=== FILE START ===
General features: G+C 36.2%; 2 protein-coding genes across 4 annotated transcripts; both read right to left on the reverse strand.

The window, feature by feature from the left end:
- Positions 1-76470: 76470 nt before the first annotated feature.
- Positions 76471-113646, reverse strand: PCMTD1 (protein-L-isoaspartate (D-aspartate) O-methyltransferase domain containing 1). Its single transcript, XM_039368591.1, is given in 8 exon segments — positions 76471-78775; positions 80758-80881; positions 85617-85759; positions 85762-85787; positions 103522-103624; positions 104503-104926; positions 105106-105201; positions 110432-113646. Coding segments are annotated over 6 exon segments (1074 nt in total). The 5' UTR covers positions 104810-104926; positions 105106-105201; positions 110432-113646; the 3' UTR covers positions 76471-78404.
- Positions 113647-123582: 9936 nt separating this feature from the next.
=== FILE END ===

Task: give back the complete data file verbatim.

General features: G+C 36.2%; 2 protein-coding genes across 4 annotated transcripts; both read right to left on the reverse strand.

The window, feature by feature from the left end:
- Positions 1-76470: 76470 nt before the first annotated feature.
- Positions 76471-113646, reverse strand: PCMTD1 (protein-L-isoaspartate (D-aspartate) O-methyltransferase domain containing 1). Its single transcript, XM_039368591.1, is given in 8 exon segments — positions 76471-78775; positions 80758-80881; positions 85617-85759; positions 85762-85787; positions 103522-103624; positions 104503-104926; positions 105106-105201; positions 110432-113646. Coding segments are annotated over 6 exon segments (1074 nt in total). The 5' UTR covers positions 104810-104926; positions 105106-105201; positions 110432-113646; the 3' UTR covers positions 76471-78404.
- Positions 113647-123582: 9936 nt separating this feature from the next.